A Brief History
On August 15, 1914, a disgruntled 31 year old chef and servant at a Frank Lloyd Wright property known as Taliesin, in Wisconsin, went on a murderous rampage, killing seven people and burning a prestigious mansion, all without the use of a firearm…
Wright, the great American architect, hired Julian Carlton, a West Indian of African descent to work at the 600 acre estate. Carlton grew increasingly paranoid over time and had run ins with other workers and contractors. Carlton began staying up late armed with a butcher knife while staring out a window, causing Wright to give him notice that his employment would end as of August 15, 1914.
Carlton’s paranoia was now triggered by rage, and he took his revenge by using a hatchet to hack 7 people to death, including Wright’s mistress and her children while severely injuring 2 others. Carlton then poured gasoline in the house and set the place afire.
Carlton was found hiding in a furnace room, having ingested a quantity of hydrochloric acid in a suicide attempt. The acid failed to kill Carlton immediately, so he was taken to jail where he ended up starving because of the damage the acid did to his digestive system.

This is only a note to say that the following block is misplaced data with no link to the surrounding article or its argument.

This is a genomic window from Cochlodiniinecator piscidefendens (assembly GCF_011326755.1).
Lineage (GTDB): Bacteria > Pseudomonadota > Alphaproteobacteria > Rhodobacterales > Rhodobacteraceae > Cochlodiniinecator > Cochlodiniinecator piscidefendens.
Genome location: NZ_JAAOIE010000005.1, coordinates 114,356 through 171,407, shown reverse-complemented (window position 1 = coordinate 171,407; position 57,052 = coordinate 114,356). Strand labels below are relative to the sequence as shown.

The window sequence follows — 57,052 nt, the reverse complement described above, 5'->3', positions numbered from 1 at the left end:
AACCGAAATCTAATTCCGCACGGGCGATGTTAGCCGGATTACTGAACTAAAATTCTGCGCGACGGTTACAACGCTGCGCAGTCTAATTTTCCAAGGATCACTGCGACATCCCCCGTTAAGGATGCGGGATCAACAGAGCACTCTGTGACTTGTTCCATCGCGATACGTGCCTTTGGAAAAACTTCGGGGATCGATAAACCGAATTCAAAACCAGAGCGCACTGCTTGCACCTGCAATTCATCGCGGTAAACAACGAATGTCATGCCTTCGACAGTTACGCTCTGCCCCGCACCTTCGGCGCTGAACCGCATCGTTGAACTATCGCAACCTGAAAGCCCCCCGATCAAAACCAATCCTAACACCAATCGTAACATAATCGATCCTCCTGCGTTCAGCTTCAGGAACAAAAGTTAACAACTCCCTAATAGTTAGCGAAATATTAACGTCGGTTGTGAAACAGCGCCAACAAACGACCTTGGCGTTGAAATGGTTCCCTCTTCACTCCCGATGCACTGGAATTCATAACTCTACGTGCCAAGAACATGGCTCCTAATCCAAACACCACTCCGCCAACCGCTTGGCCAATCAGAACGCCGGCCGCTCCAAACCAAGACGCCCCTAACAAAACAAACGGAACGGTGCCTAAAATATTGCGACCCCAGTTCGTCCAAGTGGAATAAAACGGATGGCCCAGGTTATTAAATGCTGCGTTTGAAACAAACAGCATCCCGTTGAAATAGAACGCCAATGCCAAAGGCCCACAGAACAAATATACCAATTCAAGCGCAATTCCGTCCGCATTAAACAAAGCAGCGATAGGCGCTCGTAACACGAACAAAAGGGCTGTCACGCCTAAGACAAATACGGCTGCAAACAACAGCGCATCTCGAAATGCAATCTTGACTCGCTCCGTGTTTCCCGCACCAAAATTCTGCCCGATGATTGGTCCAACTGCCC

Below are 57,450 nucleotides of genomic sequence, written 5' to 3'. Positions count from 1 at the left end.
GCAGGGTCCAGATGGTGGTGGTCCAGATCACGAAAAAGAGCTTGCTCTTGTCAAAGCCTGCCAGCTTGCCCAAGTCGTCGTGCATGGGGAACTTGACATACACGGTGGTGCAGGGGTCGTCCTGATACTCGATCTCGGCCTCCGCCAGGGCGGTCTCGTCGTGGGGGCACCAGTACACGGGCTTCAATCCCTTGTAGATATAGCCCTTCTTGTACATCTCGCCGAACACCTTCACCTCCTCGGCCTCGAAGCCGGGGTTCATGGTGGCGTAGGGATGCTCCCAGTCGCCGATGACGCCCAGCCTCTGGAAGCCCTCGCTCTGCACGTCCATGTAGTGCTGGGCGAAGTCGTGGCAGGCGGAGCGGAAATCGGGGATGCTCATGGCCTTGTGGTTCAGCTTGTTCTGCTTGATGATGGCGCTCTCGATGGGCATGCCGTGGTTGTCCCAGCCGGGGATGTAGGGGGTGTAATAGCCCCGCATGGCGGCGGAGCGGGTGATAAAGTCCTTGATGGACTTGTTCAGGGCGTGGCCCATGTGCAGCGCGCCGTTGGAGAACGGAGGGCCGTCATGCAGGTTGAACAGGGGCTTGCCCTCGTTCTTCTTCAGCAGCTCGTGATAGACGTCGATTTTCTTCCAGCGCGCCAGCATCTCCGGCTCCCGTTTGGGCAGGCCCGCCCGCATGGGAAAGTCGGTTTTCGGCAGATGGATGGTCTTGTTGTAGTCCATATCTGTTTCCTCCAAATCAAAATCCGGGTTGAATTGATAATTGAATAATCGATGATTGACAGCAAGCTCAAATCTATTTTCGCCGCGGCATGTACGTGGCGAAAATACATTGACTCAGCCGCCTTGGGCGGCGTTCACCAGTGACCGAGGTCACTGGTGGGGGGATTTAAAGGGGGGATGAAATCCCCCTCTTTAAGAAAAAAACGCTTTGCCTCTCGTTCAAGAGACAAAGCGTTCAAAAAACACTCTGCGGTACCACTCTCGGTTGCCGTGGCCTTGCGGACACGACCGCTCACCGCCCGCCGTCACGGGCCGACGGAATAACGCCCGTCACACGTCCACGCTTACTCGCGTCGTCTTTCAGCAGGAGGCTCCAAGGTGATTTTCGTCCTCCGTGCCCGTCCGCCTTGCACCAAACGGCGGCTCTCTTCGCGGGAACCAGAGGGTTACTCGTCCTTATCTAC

The ruined mansion was soon rebuilt and given the name Taliesin II; Taliesin has been listed as a World Heritage Site since 2019.
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For more information, please see…
Cook-Wilson, Ethel. Julian Carleton–I am not just another George!: Taliesin Murders. Kindle, 2014.
Drennan, William. Death in a Prairie House: Frank Lloyd Wright and the Taliesin Murders. University of Wisconsin Press, 2008.
The featured image in this article, a photograph of Frank Lloyd Wright (left) surveying damage after the Taliesin I attack in 1914, is in the public domain in the United States. This applies to U.S. works where the copyright has expired, often because its first publication occurred prior to January 1, 1927, and if not then due to lack of notice or renewal. See this page for further explanation.
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